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November 16, 2022

NYC chef opens new eatery in prime Taft location

Photo | Liese Klein Chef Vincent Chirico cuts the ribbon at The Luke restaurant in New Haven's Taft Building on Nov. 16, 2022.

A chef with a well-reviewed restaurant in New York City cut the ribbon on his newest concept in New Haven at the Taft on Wednesday. 

The Luke, at 261 College St., showcases Chef Vincent Chirico’s “contemporary Mediterranean cuisine” and small plates. 

“I had an amazing opportunity with this property; it's a historic property,” Chirico said of the two-story space, once the Taft Hotel ballroom and home to a series of popular restaurants in past decades. “I'm really happy and excited to be here,” he said.

Chirico plans to divide the space into a 30-seat cafe at the entrance, a 50-seat fine-dining area and a bar area with snacks and smaller plates.

“The main concept for this property and for me to have it be a sustainable business long-term is we don't want just to be a fine dining restaurant… we want to have various experiences within the property,” Chirico said at Wednesday's ribbon-cutting ceremony.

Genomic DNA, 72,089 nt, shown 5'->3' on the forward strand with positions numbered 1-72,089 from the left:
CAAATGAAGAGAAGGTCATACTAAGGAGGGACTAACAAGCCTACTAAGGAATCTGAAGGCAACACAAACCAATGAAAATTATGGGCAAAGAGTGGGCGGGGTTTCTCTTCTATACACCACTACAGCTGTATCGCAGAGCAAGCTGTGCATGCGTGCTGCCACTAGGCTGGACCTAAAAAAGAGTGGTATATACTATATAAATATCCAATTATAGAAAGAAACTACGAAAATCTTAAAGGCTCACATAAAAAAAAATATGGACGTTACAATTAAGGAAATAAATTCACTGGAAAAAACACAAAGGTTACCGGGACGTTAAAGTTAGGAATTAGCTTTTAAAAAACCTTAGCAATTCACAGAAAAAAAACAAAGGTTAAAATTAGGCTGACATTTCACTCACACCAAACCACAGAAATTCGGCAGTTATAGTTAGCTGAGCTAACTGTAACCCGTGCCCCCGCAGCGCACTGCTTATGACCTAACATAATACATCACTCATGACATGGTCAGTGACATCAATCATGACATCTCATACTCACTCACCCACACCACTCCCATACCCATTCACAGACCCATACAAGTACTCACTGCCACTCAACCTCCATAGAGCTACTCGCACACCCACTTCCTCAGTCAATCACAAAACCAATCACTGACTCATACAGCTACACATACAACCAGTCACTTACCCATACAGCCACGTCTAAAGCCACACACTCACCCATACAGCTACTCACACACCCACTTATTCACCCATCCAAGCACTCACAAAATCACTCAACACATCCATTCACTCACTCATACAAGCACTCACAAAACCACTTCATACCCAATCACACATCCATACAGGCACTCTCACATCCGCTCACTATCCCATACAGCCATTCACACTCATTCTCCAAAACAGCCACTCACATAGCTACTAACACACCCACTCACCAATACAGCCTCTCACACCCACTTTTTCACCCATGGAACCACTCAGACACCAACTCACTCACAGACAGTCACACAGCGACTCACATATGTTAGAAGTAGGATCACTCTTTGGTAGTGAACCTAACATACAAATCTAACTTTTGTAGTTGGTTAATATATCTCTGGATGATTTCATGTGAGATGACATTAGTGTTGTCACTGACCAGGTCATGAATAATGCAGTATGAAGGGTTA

“The idea was to embrace the property, embrace how it connects to the neighborhood and the town, and try to have all sorts of folks coming in for various experiences,” Chirico said.

Described as a "brasserie, bar and cafe" on its website, the Luke’s dining room menu items for this month include a white asparagus salad with white truffle dressing, rigatoni with sausage and kale, and a ceviche of fluke with jalapeno, shallot, fuji apple and fennel.

Prices range from $13-17 for salads, $12-19 for seafood small plates and $18-27 for pastas. Larger main dishes meant to be shared were all listed on the website as "market price."

Smaller dishes are offered at the bar along with snacks and drinks at the “all-day café” section of the restaurant. 

The Luke’s prime location, near the Shubert Theatre and across the street from the College Street Music Hall, has been home to eateries including ROIA and Downtown at the Taft, and before that, Hot Tomato’s. Much of the 1912-era decor is intact, including ornate plaster ceilings.

Chirico also runs Coarse NYC, a restaurant in Manhattan that advertises itself as offering “raw and low-heat dishes paired with wine in a hip, sophisticated space.”  

“Despite its name, Coarse NYC serves some of the city’s most refined cuisine,” reads the headline of a 2019 review in Forbes magazine. 

Contact Liese Klein at

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